The countdown to lower debit Interchange is on with only 11 short weeks remaining. The most important thing merchants can do now is switch to an Interchange plus pricing plan. Take a look at your current merchant statement. If you have a “qualified” rate or “non-qualified” transaction fees its time to act. No matter the size of your business or the industry you are in, it's easy to start processing on an Interchange pass through pricing plan by visiting MerchantRates.com.
October Debit Interchange Savings
Here we take a look at the current Visa and MasterCard charges for the processing of debit cards for retail, restaurant and ecommerce merchant categories to project possible savings for a range of transaction sizes from $10 to $75.
For example a merchant processing a $40 debit transaction today would pay a Visa Interchange fee of 0.95% + $0.20 with the math as follows: $40 x 0.95% = $0.38 + $0.20 = $0.58. Under the Fed’s Cap the math would look like this: $40 x 0.05% = $0.02 + $0.22 = $0.24. The savings is $0.58 - $0.24 = $0.34 as noted in the chart below.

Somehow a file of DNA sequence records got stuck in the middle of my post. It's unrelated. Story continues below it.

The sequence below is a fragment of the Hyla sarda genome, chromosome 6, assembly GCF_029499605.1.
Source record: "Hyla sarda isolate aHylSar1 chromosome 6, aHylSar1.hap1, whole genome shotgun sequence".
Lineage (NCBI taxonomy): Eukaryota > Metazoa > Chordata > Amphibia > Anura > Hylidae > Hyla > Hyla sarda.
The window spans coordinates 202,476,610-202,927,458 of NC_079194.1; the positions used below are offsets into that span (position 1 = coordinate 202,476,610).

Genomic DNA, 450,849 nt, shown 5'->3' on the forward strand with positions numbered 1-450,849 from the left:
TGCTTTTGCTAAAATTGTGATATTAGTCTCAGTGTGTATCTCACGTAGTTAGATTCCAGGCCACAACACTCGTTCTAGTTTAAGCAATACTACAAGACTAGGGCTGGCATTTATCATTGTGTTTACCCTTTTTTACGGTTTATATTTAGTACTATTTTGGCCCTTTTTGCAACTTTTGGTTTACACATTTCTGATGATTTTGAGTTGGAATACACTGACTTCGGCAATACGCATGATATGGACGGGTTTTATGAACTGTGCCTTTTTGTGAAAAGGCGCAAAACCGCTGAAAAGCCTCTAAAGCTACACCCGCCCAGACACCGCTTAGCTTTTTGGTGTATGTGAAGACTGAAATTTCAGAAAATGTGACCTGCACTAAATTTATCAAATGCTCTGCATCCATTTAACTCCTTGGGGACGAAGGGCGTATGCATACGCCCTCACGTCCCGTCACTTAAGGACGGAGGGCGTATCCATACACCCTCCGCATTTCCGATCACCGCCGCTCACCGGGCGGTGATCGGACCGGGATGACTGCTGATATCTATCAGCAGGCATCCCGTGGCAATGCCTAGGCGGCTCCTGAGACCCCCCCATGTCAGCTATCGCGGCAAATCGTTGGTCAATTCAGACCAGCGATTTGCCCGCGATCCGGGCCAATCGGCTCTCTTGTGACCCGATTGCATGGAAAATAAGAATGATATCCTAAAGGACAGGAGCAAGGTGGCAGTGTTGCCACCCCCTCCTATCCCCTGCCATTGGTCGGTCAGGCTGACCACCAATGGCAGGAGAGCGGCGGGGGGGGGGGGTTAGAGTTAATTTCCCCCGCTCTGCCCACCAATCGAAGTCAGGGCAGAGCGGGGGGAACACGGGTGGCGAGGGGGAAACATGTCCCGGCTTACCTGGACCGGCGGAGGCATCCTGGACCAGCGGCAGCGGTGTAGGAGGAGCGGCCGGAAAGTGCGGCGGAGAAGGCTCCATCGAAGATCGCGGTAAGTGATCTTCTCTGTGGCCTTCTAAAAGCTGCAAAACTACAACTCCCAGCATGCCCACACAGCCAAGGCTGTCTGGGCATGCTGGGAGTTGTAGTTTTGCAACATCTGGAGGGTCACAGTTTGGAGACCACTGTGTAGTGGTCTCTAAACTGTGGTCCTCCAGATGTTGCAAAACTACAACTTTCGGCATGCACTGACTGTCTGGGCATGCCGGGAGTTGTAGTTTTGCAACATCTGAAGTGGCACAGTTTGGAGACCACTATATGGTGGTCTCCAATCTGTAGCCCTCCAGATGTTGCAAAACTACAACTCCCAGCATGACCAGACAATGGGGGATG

* The final debit rate cap, as determined by the U.S. Federal Reserve Board on June 29, will be 21 cents per transaction, plus an additional 1-cent fraud charge, plus 5 basis points per transaction. PIN debit transactions are not represented in this analysis but are subject to the same Fed rate cap.
Another important point is that this Debit Interchange cap only impacts some debit cards and some debit card issuing banks. For example, small community banks and certain prepaid debit card issuers are exempt. We do not yet know how Visa and MasterCard will actually set rates in October, including how exempt debit cards will be priced. However, all indications suggest that the current debit rates shown above will be lowered as well so that the difference between exempt and non-exempt debit cards will not be as great as these calculations indicate.
Also of note is that other banking services may cost more with banks announcing steps to offset the revenue loss as a result of the government’s Interchange regulation, including changes to free checking and debit card rewards. Other bank strategies include ending debit card programs, moving customers to Interchange-exempt prepaid cards, limiting the use of debit cards by number of transactions or dollar volume, charging for debit card issuance or annual fees and charging merchants extra for payment guarantees and more. Over time we could expect to see more incentives for consumers to use charge cards and credit rewards products as banks try to steer consumers away from debit cards. Bottom line, banks have made it clear that they will attempt to make up for lost revenue in other ways. We will be monitoring these developments.